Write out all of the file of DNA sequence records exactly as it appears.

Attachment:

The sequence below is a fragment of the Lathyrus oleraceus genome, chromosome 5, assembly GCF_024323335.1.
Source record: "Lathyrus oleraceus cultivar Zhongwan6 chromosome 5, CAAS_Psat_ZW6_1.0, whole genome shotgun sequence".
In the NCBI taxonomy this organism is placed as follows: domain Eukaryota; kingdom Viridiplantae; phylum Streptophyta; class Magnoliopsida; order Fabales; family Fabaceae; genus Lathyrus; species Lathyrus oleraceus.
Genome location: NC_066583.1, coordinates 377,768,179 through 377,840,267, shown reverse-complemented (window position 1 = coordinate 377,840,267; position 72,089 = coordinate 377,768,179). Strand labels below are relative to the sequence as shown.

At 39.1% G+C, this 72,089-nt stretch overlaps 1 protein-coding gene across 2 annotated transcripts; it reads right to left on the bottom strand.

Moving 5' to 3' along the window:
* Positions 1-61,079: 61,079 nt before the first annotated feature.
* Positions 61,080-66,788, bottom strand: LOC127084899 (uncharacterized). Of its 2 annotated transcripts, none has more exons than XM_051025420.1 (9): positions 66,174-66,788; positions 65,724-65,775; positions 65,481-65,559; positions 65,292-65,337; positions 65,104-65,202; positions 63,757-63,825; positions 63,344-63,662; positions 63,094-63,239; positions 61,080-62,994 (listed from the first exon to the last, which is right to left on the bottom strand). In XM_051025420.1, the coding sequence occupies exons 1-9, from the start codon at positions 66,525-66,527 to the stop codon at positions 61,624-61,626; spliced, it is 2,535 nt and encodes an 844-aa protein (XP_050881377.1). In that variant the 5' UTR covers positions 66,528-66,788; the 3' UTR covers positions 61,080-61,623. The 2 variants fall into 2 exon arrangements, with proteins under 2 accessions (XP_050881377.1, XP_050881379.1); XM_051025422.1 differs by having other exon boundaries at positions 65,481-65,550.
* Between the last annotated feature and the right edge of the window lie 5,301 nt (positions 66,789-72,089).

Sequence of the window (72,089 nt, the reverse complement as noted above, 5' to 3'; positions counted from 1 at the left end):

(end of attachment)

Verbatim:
The sequence below is a fragment of the Lathyrus oleraceus genome, chromosome 5, assembly GCF_024323335.1.
Source record: "Lathyrus oleraceus cultivar Zhongwan6 chromosome 5, CAAS_Psat_ZW6_1.0, whole genome shotgun sequence".
In the NCBI taxonomy this organism is placed as follows: domain Eukaryota; kingdom Viridiplantae; phylum Streptophyta; class Magnoliopsida; order Fabales; family Fabaceae; genus Lathyrus; species Lathyrus oleraceus.
Genome location: NC_066583.1, coordinates 377,768,179 through 377,840,267, shown reverse-complemented (window position 1 = coordinate 377,840,267; position 72,089 = coordinate 377,768,179). Strand labels below are relative to the sequence as shown.

At 39.1% G+C, this 72,089-nt stretch overlaps 1 protein-coding gene across 2 annotated transcripts; it reads right to left on the bottom strand.

Moving 5' to 3' along the window:
* Positions 1-61,079: 61,079 nt before the first annotated feature.
* Positions 61,080-66,788, bottom strand: LOC127084899 (uncharacterized). Of its 2 annotated transcripts, none has more exons than XM_051025420.1 (9): positions 66,174-66,788; positions 65,724-65,775; positions 65,481-65,559; positions 65,292-65,337; positions 65,104-65,202; positions 63,757-63,825; positions 63,344-63,662; positions 63,094-63,239; positions 61,080-62,994 (listed from the first exon to the last, which is right to left on the bottom strand). In XM_051025420.1, the coding sequence occupies exons 1-9, from the start codon at positions 66,525-66,527 to the stop codon at positions 61,624-61,626; spliced, it is 2,535 nt and encodes an 844-aa protein (XP_050881377.1). In that variant the 5' UTR covers positions 66,528-66,788; the 3' UTR covers positions 61,080-61,623. The 2 variants fall into 2 exon arrangements, with proteins under 2 accessions (XP_050881377.1, XP_050881379.1); XM_051025422.1 differs by having other exon boundaries at positions 65,481-65,550.
* Between the last annotated feature and the right edge of the window lie 5,301 nt (positions 66,789-72,089).

Sequence of the window (72,089 nt, the reverse complement as noted above, 5' to 3'; positions counted from 1 at the left end):